I don’t have to care whether I did the dishes, folded my blanket, or picked all my clothes from last week off the ground. Unless I’m having someone over, these are the least of my concerns, and I can wholeheartedly focus on my work for the entirety of the day. No one yelling across the hall or screaming down my neck to pick my clothes off the ground and put them back into the cupboard.
I don’t have to pretend that it’s a spotlessly clean, spic and span place ready to welcome the Queen of England at a moment's notice. Since I barely have any guests over, I don’t have to use up excess mental resources stressing about the cleanliness of the place. There’s literally spots in my living room where the last creature to walk on the floor was my neighbour’s cat. 😄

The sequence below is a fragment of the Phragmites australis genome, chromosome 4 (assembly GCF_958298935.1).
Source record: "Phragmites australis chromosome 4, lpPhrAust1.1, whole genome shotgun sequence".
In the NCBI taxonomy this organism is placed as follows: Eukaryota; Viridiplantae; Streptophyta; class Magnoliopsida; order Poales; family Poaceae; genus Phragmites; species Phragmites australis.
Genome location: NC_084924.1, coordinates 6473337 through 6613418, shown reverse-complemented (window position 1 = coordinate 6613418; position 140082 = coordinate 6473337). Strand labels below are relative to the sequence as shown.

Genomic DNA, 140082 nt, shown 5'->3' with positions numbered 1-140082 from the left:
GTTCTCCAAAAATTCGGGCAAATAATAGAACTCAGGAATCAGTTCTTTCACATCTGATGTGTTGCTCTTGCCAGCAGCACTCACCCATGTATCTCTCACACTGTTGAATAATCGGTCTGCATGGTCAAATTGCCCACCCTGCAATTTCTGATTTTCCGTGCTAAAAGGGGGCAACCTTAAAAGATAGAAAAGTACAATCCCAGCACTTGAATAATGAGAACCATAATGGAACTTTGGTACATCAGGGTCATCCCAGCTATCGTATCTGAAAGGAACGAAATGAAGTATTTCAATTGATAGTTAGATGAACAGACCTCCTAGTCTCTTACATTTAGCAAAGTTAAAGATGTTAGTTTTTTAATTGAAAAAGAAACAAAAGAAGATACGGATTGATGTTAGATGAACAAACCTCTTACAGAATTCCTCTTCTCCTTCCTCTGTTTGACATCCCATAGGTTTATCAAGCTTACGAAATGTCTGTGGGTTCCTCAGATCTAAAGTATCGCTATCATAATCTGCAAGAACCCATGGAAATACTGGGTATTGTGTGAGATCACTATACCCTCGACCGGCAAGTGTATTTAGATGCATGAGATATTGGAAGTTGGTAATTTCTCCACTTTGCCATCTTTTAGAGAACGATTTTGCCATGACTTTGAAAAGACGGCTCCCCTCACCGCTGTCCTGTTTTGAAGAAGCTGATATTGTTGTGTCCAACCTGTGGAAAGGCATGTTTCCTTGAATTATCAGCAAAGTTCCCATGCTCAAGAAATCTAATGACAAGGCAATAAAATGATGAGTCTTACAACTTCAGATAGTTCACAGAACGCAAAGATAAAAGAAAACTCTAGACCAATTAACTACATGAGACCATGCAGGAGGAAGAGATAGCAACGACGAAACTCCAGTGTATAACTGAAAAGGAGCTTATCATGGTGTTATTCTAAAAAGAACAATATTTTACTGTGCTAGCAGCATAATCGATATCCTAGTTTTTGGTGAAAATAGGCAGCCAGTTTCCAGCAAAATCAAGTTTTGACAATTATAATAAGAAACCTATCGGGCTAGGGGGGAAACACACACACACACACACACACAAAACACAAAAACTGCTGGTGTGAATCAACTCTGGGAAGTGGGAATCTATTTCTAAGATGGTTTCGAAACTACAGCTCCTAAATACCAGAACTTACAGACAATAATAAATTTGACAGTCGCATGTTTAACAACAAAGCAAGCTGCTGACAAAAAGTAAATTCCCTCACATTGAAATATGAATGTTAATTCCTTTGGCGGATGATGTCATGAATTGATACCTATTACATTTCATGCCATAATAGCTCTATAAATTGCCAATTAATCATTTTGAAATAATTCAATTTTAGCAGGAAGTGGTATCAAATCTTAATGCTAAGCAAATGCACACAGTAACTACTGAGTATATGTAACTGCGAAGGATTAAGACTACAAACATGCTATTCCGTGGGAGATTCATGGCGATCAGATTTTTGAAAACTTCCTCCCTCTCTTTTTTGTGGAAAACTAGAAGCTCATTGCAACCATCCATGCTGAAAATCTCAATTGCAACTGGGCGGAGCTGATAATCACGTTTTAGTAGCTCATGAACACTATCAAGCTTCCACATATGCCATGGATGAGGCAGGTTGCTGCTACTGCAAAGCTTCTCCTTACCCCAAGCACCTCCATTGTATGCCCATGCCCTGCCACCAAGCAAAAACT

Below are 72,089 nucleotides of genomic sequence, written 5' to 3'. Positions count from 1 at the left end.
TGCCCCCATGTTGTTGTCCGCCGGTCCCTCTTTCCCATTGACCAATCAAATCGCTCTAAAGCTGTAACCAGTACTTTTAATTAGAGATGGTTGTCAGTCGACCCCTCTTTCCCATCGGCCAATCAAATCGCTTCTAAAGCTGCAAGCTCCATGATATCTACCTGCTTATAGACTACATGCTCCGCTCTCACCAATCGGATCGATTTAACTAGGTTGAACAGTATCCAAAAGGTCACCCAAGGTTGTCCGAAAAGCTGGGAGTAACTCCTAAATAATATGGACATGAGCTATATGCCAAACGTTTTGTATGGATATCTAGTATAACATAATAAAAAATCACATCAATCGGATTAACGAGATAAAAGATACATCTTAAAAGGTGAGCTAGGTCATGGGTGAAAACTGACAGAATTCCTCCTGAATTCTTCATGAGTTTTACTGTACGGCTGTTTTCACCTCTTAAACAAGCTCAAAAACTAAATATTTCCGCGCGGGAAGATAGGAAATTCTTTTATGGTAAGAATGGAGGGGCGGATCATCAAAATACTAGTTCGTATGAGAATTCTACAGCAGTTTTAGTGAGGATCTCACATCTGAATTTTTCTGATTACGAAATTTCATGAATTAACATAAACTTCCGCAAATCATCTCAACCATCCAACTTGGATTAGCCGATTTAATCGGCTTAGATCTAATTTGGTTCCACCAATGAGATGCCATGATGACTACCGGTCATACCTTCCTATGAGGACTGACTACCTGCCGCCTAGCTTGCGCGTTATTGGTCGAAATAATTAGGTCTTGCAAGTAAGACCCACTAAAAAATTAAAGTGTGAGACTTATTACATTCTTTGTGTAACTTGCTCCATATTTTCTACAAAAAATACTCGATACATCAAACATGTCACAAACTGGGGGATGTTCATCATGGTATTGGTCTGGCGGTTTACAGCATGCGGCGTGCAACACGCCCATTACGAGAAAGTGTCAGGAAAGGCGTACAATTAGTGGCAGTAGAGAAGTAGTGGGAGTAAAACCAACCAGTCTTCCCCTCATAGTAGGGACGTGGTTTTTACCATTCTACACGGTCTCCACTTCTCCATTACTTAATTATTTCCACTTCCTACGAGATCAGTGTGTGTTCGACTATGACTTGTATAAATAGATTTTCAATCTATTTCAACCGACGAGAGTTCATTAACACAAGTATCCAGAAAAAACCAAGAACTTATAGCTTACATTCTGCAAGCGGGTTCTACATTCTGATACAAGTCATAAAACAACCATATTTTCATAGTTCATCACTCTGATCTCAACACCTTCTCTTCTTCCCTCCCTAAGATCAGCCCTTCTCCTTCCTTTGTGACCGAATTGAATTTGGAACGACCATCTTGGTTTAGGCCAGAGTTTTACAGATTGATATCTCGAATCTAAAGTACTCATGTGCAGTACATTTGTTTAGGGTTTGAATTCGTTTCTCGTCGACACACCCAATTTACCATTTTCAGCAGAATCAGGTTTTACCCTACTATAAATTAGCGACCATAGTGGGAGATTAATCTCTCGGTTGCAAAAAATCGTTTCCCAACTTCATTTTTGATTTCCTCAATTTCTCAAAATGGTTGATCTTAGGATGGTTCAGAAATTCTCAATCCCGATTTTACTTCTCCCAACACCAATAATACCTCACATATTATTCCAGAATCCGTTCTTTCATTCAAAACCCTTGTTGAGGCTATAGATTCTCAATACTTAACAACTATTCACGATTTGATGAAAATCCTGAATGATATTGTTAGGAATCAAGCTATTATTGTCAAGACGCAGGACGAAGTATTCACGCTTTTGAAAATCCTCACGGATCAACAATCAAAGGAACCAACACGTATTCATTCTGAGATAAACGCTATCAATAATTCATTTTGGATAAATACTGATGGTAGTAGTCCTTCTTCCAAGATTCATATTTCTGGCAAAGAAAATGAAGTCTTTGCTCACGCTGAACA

And there you have another benefit. My neighbour works from the office most of the time. So in the evenings when I’m done with all my work, I sometimes let her cat in to roam the house and watch her funny antics. Now imagine me trying to pull off such stuff at my parent’s place. They wouldn’t even allow me to keep a dog!
“the number of people living alone globally is skyrocketing, rising from about 153 million in 1996 to 277 million in 2011 — an increase of around 80% in 15 years. In the UK, 34% of households have one person living in them and in the US it’s 27%.”
I don’t have to care how I look in the house
Just like not having to care how the house looks, similarly, I don’t have to care how I look in the house.
I can walk around topless, bottom less, or completely naked without a care in the world, and no one to judge me for my choice of comfort or bodily expression. Unless you live in Singapore, this is one of the biggest perks of living alone, especially in the summer when you just want to rip all those sweaty sticky clothes off your body the moment you get home from work, and feel the breeze of the ceiling fan caress your entire naked exterior.